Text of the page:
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Volunteer efforts honor Thorpe Abbotts museum

The names of the 100th Bomb Group service members who lost their lives at the air traffic control tower hang on the wall for guests to read at the 100th BG Memorial Aug. 25, 2016, in Thorpe Abbotts, England. The memorial site honors the squadrons and units which served from that airfield between 1943 to 1945. During World War II, the 100th BG suffered tremendous loss during the initial bombing missions, which earned them the nickname, the “Bloody Hundredth.” The tower has been reconstructed from the original structure and houses donated artifacts relating to the memorial. (U.S. Air Force photo by Senior Airman Justine Rho)

The names of the 100th Bomb Group service members who lost their lives at the air traffic control tower hang on the wall for guests to read at the 100th BG Memorial Aug. 25, 2016, in Thorpe Abbotts, England. The memorial site honors the squadrons and units which served from that airfield between 1943 to 1945. During World War II, the 100th BG suffered tremendous loss during the initial bombing missions, which earned them the nickname, the “Bloody Hundredth.” The tower has been reconstructed from the original structure and houses donated artifacts relating to the memorial. (U.S. Air Force photo by Senior Airman Justine Rho)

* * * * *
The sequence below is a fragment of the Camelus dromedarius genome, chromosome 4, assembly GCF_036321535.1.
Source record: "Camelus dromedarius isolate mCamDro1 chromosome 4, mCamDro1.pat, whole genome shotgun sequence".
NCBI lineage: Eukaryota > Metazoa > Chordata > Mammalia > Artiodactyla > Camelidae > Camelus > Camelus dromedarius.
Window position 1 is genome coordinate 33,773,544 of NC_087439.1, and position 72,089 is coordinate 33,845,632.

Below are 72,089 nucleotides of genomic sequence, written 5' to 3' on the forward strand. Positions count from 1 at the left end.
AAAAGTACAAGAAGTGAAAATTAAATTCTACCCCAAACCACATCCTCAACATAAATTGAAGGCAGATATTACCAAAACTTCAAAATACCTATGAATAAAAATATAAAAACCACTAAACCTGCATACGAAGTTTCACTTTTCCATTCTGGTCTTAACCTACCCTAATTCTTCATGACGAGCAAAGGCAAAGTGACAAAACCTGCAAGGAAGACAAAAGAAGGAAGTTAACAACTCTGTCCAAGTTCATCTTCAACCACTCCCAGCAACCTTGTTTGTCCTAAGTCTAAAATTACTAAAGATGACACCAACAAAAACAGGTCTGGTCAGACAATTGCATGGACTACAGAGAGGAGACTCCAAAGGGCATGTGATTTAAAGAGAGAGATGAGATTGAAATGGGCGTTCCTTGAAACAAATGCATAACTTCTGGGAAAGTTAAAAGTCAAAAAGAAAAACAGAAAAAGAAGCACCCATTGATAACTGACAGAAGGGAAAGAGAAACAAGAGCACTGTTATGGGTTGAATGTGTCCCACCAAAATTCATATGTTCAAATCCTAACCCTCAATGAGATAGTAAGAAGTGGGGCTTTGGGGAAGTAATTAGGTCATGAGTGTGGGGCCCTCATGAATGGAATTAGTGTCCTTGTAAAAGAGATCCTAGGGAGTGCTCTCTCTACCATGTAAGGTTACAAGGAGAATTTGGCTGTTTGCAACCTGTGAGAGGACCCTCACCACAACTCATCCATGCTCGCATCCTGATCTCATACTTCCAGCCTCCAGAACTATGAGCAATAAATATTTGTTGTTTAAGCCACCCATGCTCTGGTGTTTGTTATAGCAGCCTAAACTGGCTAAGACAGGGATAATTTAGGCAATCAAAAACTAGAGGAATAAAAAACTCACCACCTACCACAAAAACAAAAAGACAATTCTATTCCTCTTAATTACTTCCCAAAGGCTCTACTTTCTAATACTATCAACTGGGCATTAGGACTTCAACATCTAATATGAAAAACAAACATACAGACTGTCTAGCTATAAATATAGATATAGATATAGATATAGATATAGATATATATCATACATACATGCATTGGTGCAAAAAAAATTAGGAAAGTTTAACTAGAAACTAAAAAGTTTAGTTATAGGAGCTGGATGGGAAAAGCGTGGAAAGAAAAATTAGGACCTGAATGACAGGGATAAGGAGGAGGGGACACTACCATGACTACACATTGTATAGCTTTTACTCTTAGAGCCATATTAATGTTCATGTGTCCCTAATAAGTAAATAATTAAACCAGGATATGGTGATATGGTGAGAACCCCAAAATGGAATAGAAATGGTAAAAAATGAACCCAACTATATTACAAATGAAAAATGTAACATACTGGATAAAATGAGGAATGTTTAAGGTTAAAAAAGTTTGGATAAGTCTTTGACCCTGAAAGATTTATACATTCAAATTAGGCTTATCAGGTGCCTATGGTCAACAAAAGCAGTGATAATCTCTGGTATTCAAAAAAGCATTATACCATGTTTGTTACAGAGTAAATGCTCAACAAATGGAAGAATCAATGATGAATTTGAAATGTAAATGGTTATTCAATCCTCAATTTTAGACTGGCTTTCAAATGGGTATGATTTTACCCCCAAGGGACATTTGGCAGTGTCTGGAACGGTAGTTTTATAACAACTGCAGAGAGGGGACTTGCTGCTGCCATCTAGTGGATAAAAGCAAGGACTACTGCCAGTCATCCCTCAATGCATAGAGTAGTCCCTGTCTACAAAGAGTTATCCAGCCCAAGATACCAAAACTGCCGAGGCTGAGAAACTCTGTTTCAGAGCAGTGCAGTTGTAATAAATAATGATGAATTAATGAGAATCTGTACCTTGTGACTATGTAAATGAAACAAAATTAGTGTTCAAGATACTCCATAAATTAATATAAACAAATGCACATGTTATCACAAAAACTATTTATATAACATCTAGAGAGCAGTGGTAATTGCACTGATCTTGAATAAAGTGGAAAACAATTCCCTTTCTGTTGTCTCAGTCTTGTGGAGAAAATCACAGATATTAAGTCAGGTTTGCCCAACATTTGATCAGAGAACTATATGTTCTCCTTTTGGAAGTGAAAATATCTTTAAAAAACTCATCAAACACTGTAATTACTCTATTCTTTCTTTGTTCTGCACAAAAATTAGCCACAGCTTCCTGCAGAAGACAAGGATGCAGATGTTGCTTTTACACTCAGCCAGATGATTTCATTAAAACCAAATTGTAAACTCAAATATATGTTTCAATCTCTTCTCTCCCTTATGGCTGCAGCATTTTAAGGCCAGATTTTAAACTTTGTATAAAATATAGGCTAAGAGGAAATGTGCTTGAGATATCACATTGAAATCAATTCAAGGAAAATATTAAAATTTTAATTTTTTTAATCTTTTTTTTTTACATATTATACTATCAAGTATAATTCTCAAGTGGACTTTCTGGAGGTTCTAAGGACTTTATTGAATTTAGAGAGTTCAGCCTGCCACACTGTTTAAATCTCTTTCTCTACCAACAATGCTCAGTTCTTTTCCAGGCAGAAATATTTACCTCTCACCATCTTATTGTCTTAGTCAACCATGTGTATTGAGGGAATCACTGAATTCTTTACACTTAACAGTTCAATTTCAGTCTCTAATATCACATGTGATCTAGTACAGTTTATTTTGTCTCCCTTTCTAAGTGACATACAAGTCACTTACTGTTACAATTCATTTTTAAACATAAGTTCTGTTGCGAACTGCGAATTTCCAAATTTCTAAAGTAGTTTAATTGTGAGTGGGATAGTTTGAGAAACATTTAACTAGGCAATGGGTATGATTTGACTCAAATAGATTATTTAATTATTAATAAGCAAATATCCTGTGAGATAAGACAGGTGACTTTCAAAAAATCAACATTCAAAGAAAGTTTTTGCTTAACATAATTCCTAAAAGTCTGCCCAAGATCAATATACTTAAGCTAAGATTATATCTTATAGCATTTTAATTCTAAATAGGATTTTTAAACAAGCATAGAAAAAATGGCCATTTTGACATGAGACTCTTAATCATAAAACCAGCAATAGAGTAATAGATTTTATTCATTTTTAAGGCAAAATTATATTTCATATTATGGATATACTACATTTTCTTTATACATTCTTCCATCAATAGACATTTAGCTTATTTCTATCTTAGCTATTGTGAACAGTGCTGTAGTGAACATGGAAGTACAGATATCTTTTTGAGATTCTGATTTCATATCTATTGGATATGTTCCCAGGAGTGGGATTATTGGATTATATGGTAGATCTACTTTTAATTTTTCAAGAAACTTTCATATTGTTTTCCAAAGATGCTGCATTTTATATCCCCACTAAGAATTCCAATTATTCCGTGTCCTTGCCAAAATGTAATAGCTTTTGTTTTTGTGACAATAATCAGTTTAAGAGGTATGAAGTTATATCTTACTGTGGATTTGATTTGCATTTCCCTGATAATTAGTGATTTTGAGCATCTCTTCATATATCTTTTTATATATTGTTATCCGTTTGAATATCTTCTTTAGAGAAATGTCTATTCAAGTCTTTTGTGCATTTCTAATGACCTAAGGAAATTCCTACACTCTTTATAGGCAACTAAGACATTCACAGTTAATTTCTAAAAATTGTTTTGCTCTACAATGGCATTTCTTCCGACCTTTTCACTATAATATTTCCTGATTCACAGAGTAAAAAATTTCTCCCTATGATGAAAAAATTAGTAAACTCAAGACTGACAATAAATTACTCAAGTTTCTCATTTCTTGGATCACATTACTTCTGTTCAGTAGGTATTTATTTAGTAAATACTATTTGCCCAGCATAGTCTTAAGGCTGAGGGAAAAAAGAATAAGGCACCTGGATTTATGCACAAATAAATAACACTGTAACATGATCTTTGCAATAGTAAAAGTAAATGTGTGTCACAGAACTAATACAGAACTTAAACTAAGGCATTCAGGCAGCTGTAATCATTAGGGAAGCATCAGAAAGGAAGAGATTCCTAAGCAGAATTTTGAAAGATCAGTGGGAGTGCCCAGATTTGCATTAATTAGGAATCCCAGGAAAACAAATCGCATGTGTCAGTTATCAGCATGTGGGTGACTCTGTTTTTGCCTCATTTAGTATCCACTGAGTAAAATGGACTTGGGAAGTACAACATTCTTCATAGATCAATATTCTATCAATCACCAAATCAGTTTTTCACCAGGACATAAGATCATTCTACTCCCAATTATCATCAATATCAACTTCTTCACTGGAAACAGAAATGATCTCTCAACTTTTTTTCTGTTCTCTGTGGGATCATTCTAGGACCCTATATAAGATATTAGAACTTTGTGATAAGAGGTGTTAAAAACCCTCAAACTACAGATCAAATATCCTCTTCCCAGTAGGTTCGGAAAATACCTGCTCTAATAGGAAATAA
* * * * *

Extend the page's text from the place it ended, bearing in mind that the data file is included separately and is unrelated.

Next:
The remains of the taxiway can be seen from the top of the air traffic control tower at the 100th Bomb Group Memorial in Thorpe Abbotts, England. The tower was reconstructed to honor the squadrons and units which served from that airfield between 1943 to 1945. During World War II, the 100th BG suffered significant loss during the initial bombing missions, which earned them the nickname, the “Bloody Hundredth.” A group of volunteers, who continue to maintain the museum today, began the preservation of the site in the 1970s. (U.S. Air Force photo by Senior Airman Justine Rho)